It is this that we should be worried about, not (just) the behaviour of individual companies. What we need is a considered approach and not cheap headlines. Whatever Google does or doesn’t do is mostly a matter for them, their shareholders and their customers, and good luck to them all. What we need is a level playing field, open to all, and that is not Google’s job alone. This is where political leaders and regulators need to step in.

And they will only do so if we ask the right questions.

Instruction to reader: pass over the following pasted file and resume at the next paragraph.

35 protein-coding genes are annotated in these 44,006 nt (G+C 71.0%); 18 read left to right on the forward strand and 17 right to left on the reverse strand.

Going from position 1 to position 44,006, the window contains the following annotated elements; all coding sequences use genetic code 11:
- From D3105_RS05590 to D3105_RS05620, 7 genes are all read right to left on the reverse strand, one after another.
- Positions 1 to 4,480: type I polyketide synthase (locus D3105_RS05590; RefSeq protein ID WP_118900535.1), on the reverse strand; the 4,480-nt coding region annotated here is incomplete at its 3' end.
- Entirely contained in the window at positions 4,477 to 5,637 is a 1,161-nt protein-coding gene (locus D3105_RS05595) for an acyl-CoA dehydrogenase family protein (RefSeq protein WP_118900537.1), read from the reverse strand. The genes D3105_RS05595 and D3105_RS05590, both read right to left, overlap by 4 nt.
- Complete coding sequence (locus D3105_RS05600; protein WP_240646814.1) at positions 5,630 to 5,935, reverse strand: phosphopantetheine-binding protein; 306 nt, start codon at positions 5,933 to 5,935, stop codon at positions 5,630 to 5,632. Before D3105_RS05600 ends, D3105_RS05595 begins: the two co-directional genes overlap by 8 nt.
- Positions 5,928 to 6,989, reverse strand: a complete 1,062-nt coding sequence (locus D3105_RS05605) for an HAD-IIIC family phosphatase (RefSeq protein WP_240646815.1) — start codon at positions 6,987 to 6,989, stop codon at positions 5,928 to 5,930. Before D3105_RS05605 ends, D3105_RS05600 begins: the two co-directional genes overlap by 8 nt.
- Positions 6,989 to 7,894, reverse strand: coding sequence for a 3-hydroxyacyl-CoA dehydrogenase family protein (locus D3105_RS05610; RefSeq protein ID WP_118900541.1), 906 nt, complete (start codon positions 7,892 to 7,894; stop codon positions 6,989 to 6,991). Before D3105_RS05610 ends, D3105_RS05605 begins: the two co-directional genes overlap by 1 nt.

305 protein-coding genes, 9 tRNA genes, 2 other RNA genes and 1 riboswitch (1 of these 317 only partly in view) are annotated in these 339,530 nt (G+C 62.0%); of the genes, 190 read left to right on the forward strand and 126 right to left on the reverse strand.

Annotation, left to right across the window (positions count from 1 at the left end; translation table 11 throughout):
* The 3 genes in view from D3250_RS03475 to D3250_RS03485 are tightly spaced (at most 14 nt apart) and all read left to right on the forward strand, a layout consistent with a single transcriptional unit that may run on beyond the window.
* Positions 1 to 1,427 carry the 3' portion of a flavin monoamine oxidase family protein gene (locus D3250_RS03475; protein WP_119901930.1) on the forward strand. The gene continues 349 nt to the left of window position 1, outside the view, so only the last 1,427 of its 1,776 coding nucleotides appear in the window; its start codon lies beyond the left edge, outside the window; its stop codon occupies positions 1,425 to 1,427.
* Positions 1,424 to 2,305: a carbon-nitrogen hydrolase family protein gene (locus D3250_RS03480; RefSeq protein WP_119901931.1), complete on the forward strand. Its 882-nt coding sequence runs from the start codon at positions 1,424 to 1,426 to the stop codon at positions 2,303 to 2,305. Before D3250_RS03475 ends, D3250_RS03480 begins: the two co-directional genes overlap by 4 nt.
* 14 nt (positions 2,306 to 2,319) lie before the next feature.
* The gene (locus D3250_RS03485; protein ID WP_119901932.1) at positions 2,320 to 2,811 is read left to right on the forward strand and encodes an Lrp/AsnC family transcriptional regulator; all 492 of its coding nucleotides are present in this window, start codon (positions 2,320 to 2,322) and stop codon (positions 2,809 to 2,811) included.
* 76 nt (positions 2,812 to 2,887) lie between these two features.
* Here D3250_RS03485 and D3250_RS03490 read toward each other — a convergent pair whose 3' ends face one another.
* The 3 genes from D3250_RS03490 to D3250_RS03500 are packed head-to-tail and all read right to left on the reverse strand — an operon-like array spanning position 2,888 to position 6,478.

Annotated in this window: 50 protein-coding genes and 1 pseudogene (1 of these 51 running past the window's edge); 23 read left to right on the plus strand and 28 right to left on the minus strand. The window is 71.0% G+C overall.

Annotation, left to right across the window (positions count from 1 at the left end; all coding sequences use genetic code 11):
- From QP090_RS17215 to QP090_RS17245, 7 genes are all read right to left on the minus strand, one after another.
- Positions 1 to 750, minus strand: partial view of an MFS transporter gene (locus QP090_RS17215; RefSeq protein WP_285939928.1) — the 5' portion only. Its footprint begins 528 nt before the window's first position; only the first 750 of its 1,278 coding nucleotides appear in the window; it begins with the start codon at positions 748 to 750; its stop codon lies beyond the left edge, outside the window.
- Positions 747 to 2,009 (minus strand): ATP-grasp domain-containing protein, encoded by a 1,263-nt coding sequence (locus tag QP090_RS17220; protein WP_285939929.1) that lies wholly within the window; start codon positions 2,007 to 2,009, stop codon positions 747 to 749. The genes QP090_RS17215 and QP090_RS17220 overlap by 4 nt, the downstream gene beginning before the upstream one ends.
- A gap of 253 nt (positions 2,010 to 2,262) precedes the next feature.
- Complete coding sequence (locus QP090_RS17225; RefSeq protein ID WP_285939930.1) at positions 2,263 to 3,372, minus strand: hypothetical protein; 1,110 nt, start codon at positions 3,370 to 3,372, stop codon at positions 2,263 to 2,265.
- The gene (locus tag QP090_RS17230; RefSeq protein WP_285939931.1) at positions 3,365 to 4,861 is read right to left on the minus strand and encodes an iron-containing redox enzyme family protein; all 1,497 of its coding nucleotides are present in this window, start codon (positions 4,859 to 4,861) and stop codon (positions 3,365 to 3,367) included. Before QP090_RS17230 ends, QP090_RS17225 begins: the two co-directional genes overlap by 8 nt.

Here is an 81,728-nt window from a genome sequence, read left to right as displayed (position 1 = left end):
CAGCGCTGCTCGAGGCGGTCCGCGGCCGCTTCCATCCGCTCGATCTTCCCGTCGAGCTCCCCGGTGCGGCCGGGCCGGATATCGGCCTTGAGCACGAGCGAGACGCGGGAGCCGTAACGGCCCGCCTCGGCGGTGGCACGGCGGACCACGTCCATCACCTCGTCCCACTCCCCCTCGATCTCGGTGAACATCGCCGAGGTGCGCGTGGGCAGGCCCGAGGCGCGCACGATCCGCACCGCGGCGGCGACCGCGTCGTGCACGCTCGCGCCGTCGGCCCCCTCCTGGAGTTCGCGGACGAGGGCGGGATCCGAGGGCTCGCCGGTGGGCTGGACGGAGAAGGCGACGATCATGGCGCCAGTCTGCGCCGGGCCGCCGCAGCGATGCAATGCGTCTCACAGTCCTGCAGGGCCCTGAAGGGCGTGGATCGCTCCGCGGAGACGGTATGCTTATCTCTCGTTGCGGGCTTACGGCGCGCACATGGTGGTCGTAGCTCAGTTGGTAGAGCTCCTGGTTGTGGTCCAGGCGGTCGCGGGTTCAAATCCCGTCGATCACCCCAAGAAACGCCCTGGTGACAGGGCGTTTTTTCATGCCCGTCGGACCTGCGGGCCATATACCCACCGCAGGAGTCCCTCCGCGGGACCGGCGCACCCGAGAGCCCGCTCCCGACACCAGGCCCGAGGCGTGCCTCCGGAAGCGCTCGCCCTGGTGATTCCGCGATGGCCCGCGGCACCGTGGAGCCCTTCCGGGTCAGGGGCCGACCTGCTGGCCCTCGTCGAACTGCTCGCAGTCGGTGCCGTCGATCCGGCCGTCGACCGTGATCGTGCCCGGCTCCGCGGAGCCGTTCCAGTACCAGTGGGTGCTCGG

Politicians around the world argue about making the tax and welfare system fairer, but the system has grown so complex that even experts no longer understand it, so it cannot be reformed.

A state-of-the-art Air France airliner crashed into the Atlantic Ocean, killing all on board, because the avionics have grown so complex that only a computer can control them, and the junior pilot in charge had no idea how to fly the plane manually.

The iPhone app from the UK Meteorological Office used to be nice and simple, but the latest version has so many data points and buttons and map overlays that it is impossible to tell what the weather is going to be.

Are you going to create something simple today?